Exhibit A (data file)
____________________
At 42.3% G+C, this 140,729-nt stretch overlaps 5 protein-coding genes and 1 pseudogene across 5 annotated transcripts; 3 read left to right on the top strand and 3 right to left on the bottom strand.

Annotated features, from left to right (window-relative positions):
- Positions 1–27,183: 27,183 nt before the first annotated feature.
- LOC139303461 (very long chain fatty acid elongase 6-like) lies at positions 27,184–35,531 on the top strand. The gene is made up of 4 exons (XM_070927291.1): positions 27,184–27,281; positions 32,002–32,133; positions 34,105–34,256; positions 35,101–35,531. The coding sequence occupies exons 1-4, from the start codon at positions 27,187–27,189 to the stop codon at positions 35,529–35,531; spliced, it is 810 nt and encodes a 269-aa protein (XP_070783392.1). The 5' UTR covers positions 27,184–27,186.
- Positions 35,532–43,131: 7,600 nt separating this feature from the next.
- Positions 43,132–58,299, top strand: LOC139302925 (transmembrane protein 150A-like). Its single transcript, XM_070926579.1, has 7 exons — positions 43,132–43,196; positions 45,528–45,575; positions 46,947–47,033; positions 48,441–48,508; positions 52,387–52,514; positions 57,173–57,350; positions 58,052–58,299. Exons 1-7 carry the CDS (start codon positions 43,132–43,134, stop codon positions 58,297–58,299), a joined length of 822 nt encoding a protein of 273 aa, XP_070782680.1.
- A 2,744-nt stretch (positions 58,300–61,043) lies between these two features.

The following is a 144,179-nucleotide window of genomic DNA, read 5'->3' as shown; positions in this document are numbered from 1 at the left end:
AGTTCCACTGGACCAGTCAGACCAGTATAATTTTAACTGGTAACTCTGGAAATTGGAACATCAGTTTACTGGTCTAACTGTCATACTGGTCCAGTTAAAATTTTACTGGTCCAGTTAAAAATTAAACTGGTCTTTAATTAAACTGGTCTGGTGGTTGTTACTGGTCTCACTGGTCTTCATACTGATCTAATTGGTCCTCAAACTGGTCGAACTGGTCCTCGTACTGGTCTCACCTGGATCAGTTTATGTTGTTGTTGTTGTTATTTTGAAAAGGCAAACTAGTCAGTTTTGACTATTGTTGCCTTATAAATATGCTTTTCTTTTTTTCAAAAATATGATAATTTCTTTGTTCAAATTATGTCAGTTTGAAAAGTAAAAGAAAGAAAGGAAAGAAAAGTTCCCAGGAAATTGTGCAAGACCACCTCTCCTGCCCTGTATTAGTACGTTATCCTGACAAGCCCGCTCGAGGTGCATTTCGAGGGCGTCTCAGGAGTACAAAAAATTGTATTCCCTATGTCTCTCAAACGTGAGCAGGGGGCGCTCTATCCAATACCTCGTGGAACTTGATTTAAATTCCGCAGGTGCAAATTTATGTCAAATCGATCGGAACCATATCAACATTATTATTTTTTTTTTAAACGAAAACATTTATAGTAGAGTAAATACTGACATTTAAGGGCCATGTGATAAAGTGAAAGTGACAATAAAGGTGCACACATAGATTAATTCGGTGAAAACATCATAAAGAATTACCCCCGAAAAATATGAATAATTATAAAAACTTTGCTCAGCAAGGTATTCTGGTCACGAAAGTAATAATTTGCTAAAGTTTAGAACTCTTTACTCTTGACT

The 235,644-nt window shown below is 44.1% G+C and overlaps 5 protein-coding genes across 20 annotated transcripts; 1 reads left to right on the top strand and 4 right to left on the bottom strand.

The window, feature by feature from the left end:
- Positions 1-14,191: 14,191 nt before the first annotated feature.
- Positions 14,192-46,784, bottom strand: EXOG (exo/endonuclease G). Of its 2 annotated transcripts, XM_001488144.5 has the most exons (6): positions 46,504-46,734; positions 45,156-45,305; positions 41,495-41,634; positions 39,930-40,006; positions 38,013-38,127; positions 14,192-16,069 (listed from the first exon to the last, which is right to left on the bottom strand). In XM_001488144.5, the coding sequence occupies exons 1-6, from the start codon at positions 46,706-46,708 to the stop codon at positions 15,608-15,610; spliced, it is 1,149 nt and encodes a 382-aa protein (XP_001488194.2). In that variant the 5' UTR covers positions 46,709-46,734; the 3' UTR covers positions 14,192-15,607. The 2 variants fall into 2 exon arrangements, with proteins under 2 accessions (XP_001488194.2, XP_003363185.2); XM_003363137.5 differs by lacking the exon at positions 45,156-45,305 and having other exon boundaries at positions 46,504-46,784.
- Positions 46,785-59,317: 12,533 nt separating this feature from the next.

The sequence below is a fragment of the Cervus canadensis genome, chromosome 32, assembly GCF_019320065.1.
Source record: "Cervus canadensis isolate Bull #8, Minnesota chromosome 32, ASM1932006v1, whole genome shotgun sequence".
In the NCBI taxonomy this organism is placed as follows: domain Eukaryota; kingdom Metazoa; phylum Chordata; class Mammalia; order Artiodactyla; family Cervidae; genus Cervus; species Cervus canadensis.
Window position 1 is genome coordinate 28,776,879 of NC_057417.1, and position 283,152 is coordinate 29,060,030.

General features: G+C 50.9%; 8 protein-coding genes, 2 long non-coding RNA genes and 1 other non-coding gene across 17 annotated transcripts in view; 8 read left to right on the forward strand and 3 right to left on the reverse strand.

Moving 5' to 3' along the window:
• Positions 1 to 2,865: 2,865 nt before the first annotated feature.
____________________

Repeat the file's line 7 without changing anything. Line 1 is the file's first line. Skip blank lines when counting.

- A 2,744-nt stretch (positions 58,300–61,043) lies between these two features.